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Google Mobile-Friendly Algorithm Update Announcement

Google have announced a big shift to the way they manage search results across mobile devices with a significant update to their mobile algorithm scheduled for 21st April 2015.

Google stated that :

Starting April 21, we will be expanding our use of mobile-friendliness as a ranking signal. This change will affect mobile searches in all languages worldwide and will have a significant impact in our search results. Consequently, users will find it easier to get relevant, high quality search results that are optimized for their devices.

Mobile has drastically changed how we consume online content in recent years. The majority of switched-on marketers have observed this trend and incorporated mobile into their overall strategy. For most, that meant at the very least either offering a mobile version of their site or a fully responsive site that adapts to meet the needs of the user based on their device.

The forthcoming update is Google’s next step in trying to improve mobile usability across the web. This makes a lot of sense – Google wants to serve users with the best experience when searching for sites and they can do this by rewarding sites who consider the needs of the user, in this case mobile users.

What Do We Know?

The impact on search results of this update is likely to be significant. According to one Google employee, the impact is likely to be even higher than both their Google Panda and Google Penguin algorithm updates , both of which had a significant impact on the way Google ranked some sites.

The fact that Google have pre-warned webmasters about this upcoming algorithm update emphasises just how much of an effect this could have on a site’s performance across mobile search. Considering the fact that Google believe around 50% of all searches are on mobile devices, you want to be doing everything you can to make sure you are well placed for the April update.

Google have stated that the new ranking factors will run in real-time and work on a page-by-page basis . This means any updates made to improve the mobile usability of a site will be recognised by Google after the next time a ranking page is crawled – and graded accordingly as either mobile friendly, or not mobile friendly.

The algorithm being applied on a page-by-page basis also means that only pages deemed to be mobile-friendly will see the benefits.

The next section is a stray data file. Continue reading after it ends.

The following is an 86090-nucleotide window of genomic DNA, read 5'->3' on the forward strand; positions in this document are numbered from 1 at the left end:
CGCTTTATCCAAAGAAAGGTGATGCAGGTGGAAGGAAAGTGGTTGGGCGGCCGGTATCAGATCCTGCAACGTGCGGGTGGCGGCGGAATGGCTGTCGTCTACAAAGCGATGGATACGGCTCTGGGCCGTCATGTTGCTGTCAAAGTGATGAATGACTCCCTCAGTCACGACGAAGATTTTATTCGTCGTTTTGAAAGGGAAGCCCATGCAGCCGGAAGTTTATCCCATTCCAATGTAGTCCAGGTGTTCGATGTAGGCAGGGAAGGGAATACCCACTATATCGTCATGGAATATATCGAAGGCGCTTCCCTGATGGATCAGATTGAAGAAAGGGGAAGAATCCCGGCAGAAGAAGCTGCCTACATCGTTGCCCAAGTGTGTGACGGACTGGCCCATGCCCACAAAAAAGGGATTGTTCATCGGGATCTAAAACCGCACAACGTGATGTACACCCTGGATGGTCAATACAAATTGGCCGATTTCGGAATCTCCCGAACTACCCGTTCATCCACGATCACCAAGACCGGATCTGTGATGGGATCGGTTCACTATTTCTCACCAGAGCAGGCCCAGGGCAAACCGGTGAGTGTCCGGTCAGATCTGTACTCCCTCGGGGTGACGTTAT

How to Tell If Your Site Is Mobile-friendly

There are 3 ways to identify if your site is mobile-friendly. Google Webmaster Tools has been updated to include a Mobile Usability report (found under the Search Traffic reports) which highlights and recommends fixes for mobile usability issues.

Google also have a mobile-friendly test for those who don’t use Google Webmaster Tools, which can provide similar levels of insights.

Another way to identify whether a page is mobile-friendly is to perform a check in mobile search results. A “mobile-friendly” label, like the example shown below, will appear next to a site if it meets the following criteria:

  • Avoids software that is not common on mobile devices, like Flash
  • Uses text that is readable without zooming
  • Sizes content to the screen so users don’t have to scroll horizontally or zoom
  • Places links far enough apart so that the correct one can be easily tapped


Similar to the mobile algorithm update which will be on a page-by-page basis, the “mobile-friendly” label is also displayed on a page-by-page basis. This means that if you perform a search for your site and a “mobile-friendly” label is displayed, this indicates that the individual page being returned is mobile-friendly and does not represent the site as a whole.

How Not Being Mobile-friendly May Affect Your Site

We anticipate that sites that lack the “mobile-friendly” tag will see:

  • Potential positional loss in search – particularly for non-branded keywords
  • Potential traffic loss from mobile search

The extent of potential positional drops will vary by vertical and based on how mobile-friendly the search landscapes are in which a site operates – i.e. the more sites that are mobile-friendly in a space, the further sites which aren’t mobile-friendly are likely to be pushed down in results.

What Can You Do to Prepare?

As well as using the features found in Google Webmaster Tools and the mobile-friendly test tool, Google have recently published advice on avoiding common pitfalls for improving mobile usability . Google highlighted the biggest issues they see when it comes to optimising for mobile:

  1. Blocked JavaScript, CSS and image files
  2. Unplayable content
  3. Faulty redirects
  4. Mobile-only 404 errors
  5. App down interstitials
  6. Irrelevant cross-links
  7. Slow mobile pages

The guide goes into more detail about each point and provides recommendations on how to fix these issues to improve mobile usability. This is a good starting point alongside the testing tools if you want to start taking the necessary steps to prepare for the 21st of April.

Next Steps

We would advise getting in contact with Deseo  if you have any concerns or would like to talk about it a little more. What this means in the long term is that mobile needs to be part of every dentist’s digital marketing strategy.